Something revolutionary got reported on the mainstream news in Singapore over the past few days but didn't gain much traction on social media. Perhaps words are not as attention-grabbing as images and videos. Most likely, we were all focused on clickbait headlines and, of course, Hari Raya festivities!
Read from Channel NewsAsia that a British company, what3words, had "developed a simple way to refer to any location in the world using a global grid made up of 57 trillion 3mx3m squares, each tagged with a code of three English words." The company's website and mobile app turn geographic coordinates into 3 word addresses & vice-versa.
Anyone who read about this would probably end up like me, throwing in lots of addresses to find out what3words come out of it. Here are some of them:
NTUC Centre @ One Marina Boulevard
Definitely got to start with my workplace address. But hey, aren't 1) One 2) Marina 3) Boulevard three words already?
Next: Eunos Community Club
Interestingly, the same venue can give you different results. "Eunos Community Club" yields await.paper.waddle while the address, 180 Bedok Reservoir Road, yields loans.tooth.worker. And both names are two extreme ends.
Since the grids are 3 metres by 3 metres, as your cursor scrolls into the different parts of the Community Club, you get 3 different words as well.
The Istana Singapore
Oi. Why like that?
Parliament House of Singapore
Don't friend you already.
Jurong Island Singapore
[No photography allowed in Jurong Island]
Seems like a good place to work
Police Cantonment Complex Singapore
Hours (of non-cooperation) causes slams of fists (on the table).
And finally, Merlion Singapore
Enough. (Don't try keying in "Singapore". Once seen cannot be unseen)
It is totally unfair that the West gets better 3-word names. While Malaysia's what3words is disorder.rule.riding, Thailand's midbrain.bumpy.blouses, United States of America's what3words is revised.eloquently.shimmered, England's wonderful.neater.equipment.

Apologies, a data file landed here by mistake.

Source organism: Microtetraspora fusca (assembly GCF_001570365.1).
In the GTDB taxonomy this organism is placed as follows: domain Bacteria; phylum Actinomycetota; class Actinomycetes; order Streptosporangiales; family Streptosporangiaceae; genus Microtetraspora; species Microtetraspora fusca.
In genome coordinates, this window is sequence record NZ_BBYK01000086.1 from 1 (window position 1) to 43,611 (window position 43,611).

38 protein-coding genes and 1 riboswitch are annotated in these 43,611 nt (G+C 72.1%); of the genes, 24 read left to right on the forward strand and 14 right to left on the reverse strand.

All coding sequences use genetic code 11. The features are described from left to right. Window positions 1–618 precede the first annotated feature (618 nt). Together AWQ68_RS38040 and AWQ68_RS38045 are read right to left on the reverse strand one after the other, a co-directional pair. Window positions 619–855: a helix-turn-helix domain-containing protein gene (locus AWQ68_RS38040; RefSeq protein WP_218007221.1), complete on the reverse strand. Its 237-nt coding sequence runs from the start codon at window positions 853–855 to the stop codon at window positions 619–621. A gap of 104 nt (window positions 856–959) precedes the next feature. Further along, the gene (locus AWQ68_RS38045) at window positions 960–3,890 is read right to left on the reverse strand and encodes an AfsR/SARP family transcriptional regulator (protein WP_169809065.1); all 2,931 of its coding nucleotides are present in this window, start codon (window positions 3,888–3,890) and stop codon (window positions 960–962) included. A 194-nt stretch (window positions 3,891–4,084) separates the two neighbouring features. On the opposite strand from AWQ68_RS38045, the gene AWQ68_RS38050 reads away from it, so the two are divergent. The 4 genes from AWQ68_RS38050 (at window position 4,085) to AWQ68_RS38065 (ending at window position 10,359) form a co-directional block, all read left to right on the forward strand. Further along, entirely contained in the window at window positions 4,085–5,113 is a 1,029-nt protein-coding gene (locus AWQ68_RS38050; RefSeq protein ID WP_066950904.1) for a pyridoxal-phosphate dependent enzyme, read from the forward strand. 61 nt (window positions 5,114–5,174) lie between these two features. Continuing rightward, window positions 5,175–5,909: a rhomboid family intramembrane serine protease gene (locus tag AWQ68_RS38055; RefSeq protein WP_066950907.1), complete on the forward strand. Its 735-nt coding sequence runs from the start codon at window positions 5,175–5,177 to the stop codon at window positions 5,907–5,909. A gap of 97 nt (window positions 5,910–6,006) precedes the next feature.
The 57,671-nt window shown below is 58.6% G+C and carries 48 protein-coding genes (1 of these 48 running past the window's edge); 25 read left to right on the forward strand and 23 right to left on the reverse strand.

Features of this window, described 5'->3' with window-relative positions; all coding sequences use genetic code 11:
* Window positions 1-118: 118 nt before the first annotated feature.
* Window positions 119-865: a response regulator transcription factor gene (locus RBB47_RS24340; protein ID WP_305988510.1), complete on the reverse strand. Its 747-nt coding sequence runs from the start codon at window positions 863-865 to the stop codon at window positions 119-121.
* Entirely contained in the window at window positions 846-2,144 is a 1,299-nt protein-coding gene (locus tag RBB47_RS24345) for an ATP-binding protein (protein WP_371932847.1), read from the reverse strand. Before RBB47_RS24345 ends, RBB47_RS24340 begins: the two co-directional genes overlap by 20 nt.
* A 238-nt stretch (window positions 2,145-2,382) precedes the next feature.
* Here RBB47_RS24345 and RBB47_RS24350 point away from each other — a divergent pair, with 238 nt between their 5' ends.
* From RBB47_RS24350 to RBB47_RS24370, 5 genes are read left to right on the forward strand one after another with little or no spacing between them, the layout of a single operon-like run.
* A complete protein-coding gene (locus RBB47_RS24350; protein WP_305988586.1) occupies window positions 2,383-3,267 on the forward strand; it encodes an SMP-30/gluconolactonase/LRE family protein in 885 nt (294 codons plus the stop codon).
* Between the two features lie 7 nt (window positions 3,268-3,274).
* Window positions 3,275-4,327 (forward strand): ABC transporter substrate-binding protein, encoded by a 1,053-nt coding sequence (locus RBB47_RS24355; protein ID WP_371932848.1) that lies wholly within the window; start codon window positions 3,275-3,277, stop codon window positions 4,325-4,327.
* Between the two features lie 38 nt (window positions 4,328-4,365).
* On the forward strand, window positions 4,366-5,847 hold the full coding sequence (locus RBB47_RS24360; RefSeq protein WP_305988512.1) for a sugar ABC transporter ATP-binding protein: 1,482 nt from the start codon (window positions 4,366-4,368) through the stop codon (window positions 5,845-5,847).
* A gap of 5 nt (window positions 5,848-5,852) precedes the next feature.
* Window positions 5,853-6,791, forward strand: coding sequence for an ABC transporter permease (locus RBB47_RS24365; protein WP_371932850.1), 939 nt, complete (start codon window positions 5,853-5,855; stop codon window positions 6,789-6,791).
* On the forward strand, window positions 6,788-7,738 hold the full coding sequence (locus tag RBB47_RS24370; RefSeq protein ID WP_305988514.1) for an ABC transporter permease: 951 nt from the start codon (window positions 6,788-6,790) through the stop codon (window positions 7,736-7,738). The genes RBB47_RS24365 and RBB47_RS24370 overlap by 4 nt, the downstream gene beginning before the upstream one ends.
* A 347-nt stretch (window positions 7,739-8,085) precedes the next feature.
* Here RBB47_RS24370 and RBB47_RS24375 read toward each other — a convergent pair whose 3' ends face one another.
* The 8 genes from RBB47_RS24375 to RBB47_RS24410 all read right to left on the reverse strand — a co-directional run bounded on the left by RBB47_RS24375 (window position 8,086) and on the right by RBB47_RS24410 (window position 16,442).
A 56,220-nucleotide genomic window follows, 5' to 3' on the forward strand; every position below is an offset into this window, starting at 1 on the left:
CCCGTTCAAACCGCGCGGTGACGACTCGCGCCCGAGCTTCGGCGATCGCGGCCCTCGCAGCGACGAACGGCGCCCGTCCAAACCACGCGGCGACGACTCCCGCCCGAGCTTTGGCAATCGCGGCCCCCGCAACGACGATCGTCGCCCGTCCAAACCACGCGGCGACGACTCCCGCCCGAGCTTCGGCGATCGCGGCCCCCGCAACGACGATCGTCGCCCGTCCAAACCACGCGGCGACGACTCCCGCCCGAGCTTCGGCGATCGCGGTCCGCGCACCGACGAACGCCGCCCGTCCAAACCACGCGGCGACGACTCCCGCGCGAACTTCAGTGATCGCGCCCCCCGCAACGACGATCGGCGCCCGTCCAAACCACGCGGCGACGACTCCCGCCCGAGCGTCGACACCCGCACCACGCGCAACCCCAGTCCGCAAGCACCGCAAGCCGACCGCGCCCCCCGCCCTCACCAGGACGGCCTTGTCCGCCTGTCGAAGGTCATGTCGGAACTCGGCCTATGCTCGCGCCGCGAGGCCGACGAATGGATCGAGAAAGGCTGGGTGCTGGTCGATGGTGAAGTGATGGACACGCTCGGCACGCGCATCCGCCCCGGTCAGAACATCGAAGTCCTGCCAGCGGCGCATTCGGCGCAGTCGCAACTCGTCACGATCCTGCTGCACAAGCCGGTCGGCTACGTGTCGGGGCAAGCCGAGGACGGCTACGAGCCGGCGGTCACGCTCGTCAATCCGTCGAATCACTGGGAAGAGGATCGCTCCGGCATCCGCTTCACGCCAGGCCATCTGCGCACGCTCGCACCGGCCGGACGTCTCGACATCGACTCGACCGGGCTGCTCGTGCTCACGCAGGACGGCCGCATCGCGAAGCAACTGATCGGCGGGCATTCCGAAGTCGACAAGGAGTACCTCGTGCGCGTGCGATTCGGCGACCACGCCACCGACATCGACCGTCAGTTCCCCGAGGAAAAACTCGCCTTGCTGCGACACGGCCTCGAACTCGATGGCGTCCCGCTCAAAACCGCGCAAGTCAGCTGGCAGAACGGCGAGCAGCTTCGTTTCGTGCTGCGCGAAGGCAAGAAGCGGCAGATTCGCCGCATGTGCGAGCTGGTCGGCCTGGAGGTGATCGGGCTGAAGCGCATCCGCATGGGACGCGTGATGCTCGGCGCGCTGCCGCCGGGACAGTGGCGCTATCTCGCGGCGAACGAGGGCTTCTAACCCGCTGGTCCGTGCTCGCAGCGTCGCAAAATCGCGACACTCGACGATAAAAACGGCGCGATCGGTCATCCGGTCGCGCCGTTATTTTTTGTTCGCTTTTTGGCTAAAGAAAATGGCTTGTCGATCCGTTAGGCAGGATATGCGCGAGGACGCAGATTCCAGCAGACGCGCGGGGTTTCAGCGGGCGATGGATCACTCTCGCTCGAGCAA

And Russia's flaky.redefined.aftershave. Yes, aftershave!
I smell politics.
With good urban planning, Singapore won't need to be relying on 3 weird words too much. On a serious note, the reason I call this a revolution can be found in what3words' noble cause as stated on its website:
Around 75% of the world (135 countries) suffers from inconsistent, complicated or inadequate addressing systems...
Even in countries with advanced address systems, people get lost, packages aren’t delivered, and businesses and tourist attractions don’t get found.
Poor addressing might seem no more than annoying in some countries, but around the world it hampers the growth and development of nations, ultimately costing lives.
Now that the grids are all named, with apparently no chance for protests against weird names, hopefully there won't be nasty words which might find its way to some villagers' envelopes in the future. And may what3words addresses spurn a continued interest to pick up English despite Brexit.
Source of photos: WikiCommons